The federal government, preparing for homegrown cases of the Zika virus, is planning to release a proposal for responding to them, health officials said Friday. The 60-page document, a blueprint for action when the first cases of locally transmitted Zika occur in the continental United States, could be released early next week, officials at the Centers for Disease Control and Prevention said. They emphasized that it was a working draft that could change based on advice from state officials. Sylvia Mathews Burwell, the secretary of health and human services, and Dr. Thomas R. Frieden, the director of the C.D.C., spoke by videoconference with state governors Thursday about the plan. On Friday, experts with the C.D.C. talked with state health departments. (Tavernise, 6/10)

The Associated Press: A Look At The Attempt To Block Indiana’s New Abortion Law
A federal judge will hold a hearing this week to consider a bid to block Indiana’s new abortion law from taking effect on July 1. The law, which conservative Republican Gov. Mike Pence signed off on in March, includes a provision banning abortions sought because of a fetus’ genetic abnormalities. Here is a look at the law’s provisions and the arguments that are likely to come up during the hearing Tuesday. (Callahan, 6/12)

Reuters: Abortion Providers, Opponents Brace For U.S. High Court Decision
As she waits for the U.S. Supreme Court to rule on a challenge to a restrictive Texas abortion law, Amy Hagstrom-Miller said she hopes she will not have to close up to three of the clinics she operates in the state, but is planning for it just in case. Hagstrom-Miller founded Whole Woman's Health, which runs four facilities in Texas that provide abortions and led the legal challenge to the law. She said she has spreadsheets listing staffers who would be laid off if the court allows the law to survive, and is thinking about selling buildings and medical equipment as well as shutting her clinics in Fort Worth, San Antonio and McAllen. "I would be irresponsible if I didn't plan," Hagstrom-Miller said in an interview. (Hurley, 6/12)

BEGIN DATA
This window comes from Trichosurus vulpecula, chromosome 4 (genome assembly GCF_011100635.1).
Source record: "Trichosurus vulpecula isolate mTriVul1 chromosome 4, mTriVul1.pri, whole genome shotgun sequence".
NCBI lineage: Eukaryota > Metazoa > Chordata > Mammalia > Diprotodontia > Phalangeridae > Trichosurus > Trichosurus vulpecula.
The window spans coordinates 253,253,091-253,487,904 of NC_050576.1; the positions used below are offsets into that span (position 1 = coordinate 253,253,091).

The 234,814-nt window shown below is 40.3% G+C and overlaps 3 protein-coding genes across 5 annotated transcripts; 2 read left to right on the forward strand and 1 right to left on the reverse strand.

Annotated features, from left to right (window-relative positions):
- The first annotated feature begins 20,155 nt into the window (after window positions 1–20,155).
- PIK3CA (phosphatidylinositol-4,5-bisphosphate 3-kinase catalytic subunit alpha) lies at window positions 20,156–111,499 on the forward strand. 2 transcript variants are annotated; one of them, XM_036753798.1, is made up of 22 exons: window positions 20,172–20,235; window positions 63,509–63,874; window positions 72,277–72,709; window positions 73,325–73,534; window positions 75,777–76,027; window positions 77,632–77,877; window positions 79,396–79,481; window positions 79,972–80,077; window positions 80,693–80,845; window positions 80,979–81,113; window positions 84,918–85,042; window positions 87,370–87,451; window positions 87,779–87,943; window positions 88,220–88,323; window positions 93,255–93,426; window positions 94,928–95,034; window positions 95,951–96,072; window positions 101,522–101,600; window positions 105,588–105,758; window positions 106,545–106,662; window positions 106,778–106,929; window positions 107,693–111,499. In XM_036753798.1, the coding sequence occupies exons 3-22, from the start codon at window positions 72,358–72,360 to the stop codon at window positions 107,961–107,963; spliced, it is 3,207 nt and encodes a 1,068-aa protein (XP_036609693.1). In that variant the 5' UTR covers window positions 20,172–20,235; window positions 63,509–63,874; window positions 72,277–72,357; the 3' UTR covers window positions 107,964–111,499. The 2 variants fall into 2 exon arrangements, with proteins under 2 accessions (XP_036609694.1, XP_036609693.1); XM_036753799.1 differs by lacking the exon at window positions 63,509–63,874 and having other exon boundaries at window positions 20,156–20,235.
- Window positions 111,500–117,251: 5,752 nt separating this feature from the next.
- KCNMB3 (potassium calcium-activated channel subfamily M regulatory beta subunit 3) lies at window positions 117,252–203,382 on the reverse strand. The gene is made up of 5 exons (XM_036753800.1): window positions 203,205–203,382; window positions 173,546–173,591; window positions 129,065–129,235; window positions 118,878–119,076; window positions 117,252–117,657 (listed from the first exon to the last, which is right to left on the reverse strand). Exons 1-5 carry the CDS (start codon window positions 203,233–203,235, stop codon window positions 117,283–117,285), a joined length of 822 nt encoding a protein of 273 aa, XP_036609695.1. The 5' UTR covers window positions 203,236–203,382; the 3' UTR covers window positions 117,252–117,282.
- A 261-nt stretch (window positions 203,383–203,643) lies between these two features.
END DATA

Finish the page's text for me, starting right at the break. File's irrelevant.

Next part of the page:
The Associated Press: Travel Costs For Kidney Donors To Be Reimbursed By Insurer
Travel costs that could dissuade potential kidney donors from volunteering for life-saving transplants will be reimbursed by the nation’s biggest insurer starting next year in a move designed to encourage more donations. UnitedHealth Group says that it will pay back up to $5,000, not counting lost wages from missed work, becoming the latest insurer to reimburse people who donate for an organ transplant. (Murphy, 6/12)

Los Angeles Times: California Voters Are Becoming More Concerned About Healthcare Costs Than About Whether They Have Insurance
Six years after President Obama signed the Affordable Care Act, the health reform law has gained acceptance from a majority of California voters, but the cost of getting healthcare remains a major concern, eclipsing worries about having insurance, according to a new USC Dornsife/Los Angeles Times poll. The widespread worry about costs indicates a potential shift in the debate over healthcare, at least in this heavily Democratic state. (Lauter, 6/10)

NPR: Despite Rise Of Superbugs, Syphilis Still Has A Kryptonite
Lola Stamm fell in love with the bacterium that causes syphilis when she was in grad school. Other bacteria are rod-shaped or blobby. Treponema pallidum, the syphilis culprit, is a long, skinny corkscrew — and it slithers. "Under the dark-field microscope they look like little snakes," says Lola Stamm, a microbiologist at the University of North Carolina, Chapel Hill. "It's really rather creepy, but they're just fascinating organisms." The bacterium is bizarre for another reason – penicillin still obliterates it. (Bichell, 6/10)

The Washington Post: In U.S. Drinking Water, Many Chemicals Are Regulated — But Many Aren’t
For all the pathogens and chemicals monitored by the federal government to protect drinking water, a far broader universe of “emerging contaminants” is going unregulated. The Environmental Protection Agency keeps tabs on scores of substances that have surfaced in water systems around the country, with the aim of restricting those that endanger public health. But partly because the rules that the agency must follow are complicated and contentious, officials have failed to successfully regulate any new contaminant in two decades. Only once since the 1990s has the EPA come close to imposing a new standard — for perchlorate, a chemical found in explosives, road flares, rocket fuel and, it turns out, the drinking water of over 16 million people. (Dennis, 6/10)

USA Today: The Least Healthy Cities In America
Thanks to continued improvement in public health care, Americans today are healthier than ever. The average American is expected to live 79 years, about six years longer than in 1975. The improvement, however, has not been uniform across the United States, and some cities are stuck in the past. In some of the least healthy cities, life expectancy is as low as it was 40 years ago. To determine the least healthy cities in the country, 24/7 Wall St. compiled an index of various health factors and outcomes. Health factors in an area, including eating and exercise habits of residents, the availability of clinical care, social and economic conditions, and the physical environment, tend to be accurate predictors of an area’s health outcomes — its residents’ length and quality of life. (Comen, 6/11)

Kaiser Health News is an editorially independent operating program of the Kaiser Family Foundation. (c) 2016 Kaiser Health News. All rights reserved.